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DNA. 1983;2(3):195-203.

Nicotinamide and its derivatives increase growth hormone and prolactin synthesis in cultured GH3 cells: role for ADP-ribosylation in modulating specific gene expression.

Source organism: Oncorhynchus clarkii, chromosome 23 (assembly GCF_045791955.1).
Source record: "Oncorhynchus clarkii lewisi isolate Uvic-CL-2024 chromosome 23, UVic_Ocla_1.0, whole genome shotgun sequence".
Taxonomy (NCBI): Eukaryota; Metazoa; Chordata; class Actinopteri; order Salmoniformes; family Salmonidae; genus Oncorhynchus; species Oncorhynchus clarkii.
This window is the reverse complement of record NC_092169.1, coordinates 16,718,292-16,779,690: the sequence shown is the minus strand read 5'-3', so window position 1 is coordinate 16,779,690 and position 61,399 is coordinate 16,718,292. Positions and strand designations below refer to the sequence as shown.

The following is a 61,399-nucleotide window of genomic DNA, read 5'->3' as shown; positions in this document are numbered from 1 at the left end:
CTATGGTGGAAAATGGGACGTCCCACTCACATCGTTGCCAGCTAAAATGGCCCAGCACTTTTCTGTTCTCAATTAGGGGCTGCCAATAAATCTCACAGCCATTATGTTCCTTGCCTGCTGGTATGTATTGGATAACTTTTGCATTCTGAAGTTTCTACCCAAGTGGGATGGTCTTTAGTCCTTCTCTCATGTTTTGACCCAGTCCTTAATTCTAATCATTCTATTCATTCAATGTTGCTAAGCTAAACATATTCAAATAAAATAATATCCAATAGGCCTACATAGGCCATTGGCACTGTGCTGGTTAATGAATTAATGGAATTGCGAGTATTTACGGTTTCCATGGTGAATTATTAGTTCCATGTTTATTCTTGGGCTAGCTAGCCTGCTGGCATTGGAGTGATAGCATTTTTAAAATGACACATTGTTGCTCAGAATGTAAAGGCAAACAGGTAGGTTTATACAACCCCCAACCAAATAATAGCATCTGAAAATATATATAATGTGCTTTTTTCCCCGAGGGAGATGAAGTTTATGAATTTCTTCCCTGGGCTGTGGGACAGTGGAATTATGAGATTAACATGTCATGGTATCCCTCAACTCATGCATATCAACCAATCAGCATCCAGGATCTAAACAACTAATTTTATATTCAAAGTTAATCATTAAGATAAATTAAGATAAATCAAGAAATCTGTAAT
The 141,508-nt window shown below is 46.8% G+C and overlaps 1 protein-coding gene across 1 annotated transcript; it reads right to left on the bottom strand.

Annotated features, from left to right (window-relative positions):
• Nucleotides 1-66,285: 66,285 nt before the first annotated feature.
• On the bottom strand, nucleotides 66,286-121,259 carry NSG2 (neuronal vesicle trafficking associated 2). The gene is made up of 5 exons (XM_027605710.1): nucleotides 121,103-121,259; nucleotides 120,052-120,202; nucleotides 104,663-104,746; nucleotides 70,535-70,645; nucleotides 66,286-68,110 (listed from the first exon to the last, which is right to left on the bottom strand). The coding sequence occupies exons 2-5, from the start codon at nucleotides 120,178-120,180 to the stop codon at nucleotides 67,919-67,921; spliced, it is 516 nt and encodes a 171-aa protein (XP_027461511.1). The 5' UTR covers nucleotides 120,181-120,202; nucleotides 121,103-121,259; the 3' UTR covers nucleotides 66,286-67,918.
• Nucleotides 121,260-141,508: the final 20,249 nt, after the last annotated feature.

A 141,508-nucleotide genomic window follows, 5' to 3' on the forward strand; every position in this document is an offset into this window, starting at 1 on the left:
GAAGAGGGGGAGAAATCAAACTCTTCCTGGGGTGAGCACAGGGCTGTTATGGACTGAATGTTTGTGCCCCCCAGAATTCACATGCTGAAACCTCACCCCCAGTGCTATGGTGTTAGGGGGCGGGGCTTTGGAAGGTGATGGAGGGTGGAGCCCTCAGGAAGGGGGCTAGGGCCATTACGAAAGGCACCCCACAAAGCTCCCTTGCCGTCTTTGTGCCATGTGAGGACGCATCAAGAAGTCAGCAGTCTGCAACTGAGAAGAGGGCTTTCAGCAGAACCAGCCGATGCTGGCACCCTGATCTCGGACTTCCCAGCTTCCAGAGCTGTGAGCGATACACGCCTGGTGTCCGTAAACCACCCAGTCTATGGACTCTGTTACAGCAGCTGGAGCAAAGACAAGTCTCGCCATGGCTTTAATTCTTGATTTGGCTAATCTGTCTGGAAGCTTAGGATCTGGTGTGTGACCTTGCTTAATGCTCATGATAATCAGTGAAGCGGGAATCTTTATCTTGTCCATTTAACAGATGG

To determine if changes in ADP-ribosylation of the chromosomal proteins can influence the expression of specific genes, the effects of compounds that influence this modification were investigated on the expression of the growth hormone (GH) and prolactin (Prl) genes in cultured rat pituitary (GH3) cells. The drugs tested, nicotinamide, N'-methylnicotinamide, 5-methylnicotinamide, 3-acetylpyridine, and 3-aminobenzamide, decrease ADP-ribosylation either by inhibiting (ADP-ribose)n synthetase and/or by decreaseing cellular levels of NAD+, the substrate for the enzyme. These drugs increased the synthesis of both GH and Prl and were synergistic in stimulating an increase in GH synthesis in response to triiodothyronine, a physiological regulator of GH synthesis. N'-methylnicotinamide, the most effective agent, was analyzed in detail; it increased the synthesis of both GH and Prl (maximally after 2 days) and increased their mRNAs in parallel; furthermore, this effect was reversible after drug removal. The effects of N'-methylnicotinamide were relatively specific for GH and Prl, since the synthesis of only a few other proteins was affected. These data suggest that changes in ADP-ribosylation can modulate the expression of specific genes.

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